Q. Dear Zenagos, I started a business making custom T-shirts a while ago. I learned how to advertise and get customers. Now, I realize I probably need to offer more than just T-shirts. What’s my next step?
You have arrived at an important insight – the importance of Lifetime Customer Value (“LTV” – also referred to as Customer Lifetime Value or “CLV”). Acquiring customers (through advertising and other marketing and sales activities) is expensive and time-consuming. Once you have attracted those customers, the more they buy, the more efficient and profitable your business becomes.
If you can add products to your lineup that your customers enjoy, then you can increase the average customer purchase, and that extra revenue requires no additional work. As the finance professionals say, every additional dollar of gross margin “falls straight to the bottom line.” So, how do you decide what new product to add?
Brainstorm Product Ideas
The first step is to generate some ideas. If you can set aside a few quiet moments to think, you can probably come up with a few ideas yourself. But don’t stop there. Can you survey your most recent customers and ask them what additional products they would like to see? If you have employees, ask what they think. Talk to your family and friends. You never know who will have the great idea that will the right one.
As a way of organizing your ideas, we like mind maps. There are lots of free mind mapping tools, such as Miro, FigJam, and MindMup. It doesn’t matter which tool you choose. (You can, of course, sketch on a piece of paper.) What matters is that you set aside some time to think about your ideas and to generate as many additional ideas as possible.
Conduct a Feasibility Analysis
Once you have a list of product ideas, it is helpful to compare them. You don’t need to do exhaustive research, but it helps to line them up against one another, using some criteria. If you can’t think of categories, try these: Idea, Process, Supplier, Cost, and Price. Create a feasibility worksheet with five columns, using these headings. Under “Idea,” list the best ideas from your brainstorming exercise. Then, for each idea, consider the process you would use to create the product, the suppliers you would need, the costs you would incur, and the price you could charge. Again, the exact criteria you use are not as important as the fact that you take some time to really compare the options.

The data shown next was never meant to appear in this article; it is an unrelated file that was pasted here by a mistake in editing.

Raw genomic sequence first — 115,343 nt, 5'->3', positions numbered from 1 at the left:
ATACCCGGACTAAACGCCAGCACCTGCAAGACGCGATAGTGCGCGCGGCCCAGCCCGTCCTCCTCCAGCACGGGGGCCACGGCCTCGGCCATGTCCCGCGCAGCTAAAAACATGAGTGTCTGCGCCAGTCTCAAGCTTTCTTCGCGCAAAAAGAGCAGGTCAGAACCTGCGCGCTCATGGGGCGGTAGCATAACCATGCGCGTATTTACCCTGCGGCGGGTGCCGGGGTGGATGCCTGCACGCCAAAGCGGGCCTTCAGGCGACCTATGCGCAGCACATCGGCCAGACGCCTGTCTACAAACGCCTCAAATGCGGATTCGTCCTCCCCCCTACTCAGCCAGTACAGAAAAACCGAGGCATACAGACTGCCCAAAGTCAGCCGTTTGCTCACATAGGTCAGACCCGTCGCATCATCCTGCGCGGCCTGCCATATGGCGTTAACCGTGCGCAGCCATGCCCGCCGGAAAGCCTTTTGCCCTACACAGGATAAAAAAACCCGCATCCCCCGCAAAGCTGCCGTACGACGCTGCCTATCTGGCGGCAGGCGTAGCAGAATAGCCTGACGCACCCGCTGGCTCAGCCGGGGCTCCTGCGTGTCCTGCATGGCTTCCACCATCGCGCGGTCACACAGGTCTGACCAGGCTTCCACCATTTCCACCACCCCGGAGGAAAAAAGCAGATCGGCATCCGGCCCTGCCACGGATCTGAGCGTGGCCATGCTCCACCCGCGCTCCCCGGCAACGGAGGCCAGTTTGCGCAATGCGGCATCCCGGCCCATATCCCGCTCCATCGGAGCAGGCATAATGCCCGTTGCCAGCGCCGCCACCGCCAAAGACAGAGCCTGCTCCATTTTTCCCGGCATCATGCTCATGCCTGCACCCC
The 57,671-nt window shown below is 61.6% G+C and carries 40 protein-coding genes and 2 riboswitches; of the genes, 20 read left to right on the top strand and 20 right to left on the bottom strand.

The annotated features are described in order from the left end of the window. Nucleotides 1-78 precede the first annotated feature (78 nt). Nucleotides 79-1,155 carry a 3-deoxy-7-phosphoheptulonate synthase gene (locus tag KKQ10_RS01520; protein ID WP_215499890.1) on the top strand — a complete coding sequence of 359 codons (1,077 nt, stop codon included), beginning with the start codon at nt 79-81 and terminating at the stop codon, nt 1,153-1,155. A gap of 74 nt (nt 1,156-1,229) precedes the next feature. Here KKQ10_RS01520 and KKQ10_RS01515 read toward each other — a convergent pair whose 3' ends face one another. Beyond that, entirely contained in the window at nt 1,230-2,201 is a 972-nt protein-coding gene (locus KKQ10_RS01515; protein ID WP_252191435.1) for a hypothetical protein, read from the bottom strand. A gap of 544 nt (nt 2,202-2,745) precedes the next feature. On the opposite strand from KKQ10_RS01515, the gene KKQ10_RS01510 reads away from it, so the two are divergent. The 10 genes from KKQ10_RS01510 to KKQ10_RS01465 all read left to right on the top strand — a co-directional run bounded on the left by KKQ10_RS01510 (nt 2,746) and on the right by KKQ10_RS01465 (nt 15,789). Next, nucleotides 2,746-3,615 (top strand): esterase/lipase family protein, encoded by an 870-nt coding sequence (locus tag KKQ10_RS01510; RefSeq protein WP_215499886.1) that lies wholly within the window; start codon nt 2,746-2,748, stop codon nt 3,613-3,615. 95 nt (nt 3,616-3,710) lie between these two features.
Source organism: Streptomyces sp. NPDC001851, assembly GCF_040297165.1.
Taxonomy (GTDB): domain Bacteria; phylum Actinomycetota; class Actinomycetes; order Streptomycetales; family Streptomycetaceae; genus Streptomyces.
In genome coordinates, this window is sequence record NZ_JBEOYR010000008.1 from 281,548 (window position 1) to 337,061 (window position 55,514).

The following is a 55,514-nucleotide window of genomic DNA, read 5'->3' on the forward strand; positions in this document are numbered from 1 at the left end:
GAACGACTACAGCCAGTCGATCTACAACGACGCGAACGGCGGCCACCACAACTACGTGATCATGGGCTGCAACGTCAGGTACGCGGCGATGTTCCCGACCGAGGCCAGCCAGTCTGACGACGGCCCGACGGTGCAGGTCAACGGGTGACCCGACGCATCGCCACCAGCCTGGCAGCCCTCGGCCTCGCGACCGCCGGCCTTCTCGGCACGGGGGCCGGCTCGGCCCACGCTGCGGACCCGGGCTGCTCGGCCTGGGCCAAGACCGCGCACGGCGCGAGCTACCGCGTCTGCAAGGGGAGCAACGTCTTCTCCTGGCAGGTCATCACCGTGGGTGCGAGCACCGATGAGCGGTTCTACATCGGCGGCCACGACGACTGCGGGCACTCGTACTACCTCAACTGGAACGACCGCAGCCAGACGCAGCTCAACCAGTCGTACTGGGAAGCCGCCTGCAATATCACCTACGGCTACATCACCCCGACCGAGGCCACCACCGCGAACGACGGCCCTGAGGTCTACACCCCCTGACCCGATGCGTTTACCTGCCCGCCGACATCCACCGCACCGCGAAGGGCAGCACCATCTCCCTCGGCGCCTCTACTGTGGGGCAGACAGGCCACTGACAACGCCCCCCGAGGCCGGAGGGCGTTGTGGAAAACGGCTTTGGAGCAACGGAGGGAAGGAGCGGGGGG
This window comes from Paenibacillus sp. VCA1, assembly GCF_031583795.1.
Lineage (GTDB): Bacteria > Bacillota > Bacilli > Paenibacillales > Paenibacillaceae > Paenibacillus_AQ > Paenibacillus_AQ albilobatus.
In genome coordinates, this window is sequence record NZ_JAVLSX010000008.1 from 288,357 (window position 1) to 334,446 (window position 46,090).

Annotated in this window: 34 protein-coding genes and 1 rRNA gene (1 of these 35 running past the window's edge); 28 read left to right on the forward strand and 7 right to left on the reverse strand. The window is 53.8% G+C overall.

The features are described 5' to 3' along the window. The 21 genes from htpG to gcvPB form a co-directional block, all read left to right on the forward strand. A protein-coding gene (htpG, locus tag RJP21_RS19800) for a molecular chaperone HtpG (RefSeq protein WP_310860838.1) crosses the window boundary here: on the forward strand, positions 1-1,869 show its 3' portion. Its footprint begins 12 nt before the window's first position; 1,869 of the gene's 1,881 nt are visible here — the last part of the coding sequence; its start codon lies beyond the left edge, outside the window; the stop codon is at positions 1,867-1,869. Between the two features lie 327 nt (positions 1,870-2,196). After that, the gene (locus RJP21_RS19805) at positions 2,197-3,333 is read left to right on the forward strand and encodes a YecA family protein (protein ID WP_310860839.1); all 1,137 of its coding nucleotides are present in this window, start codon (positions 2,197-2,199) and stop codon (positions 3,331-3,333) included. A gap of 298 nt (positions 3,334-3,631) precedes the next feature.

Once you have filled out your worksheet, think about how you will make your decision. One important thing to consider is what would be most attractive to the customers you already have. If you have advertised T-shirts and have attracted an audience that wants to buy T-shirts, what else interests that audience? It makes sense to offer something that they might want to add to their purchase, rather than something that would require you to attract a new and different audience.
If you are thinking about expanding your business, then you are already doing something right. If you can focus on your customers’ wants and needs, you can increase the average purchase per customer and improve your business. These are the questions that all businesspeople need to solve in order to develop a satisfying and sustainable business.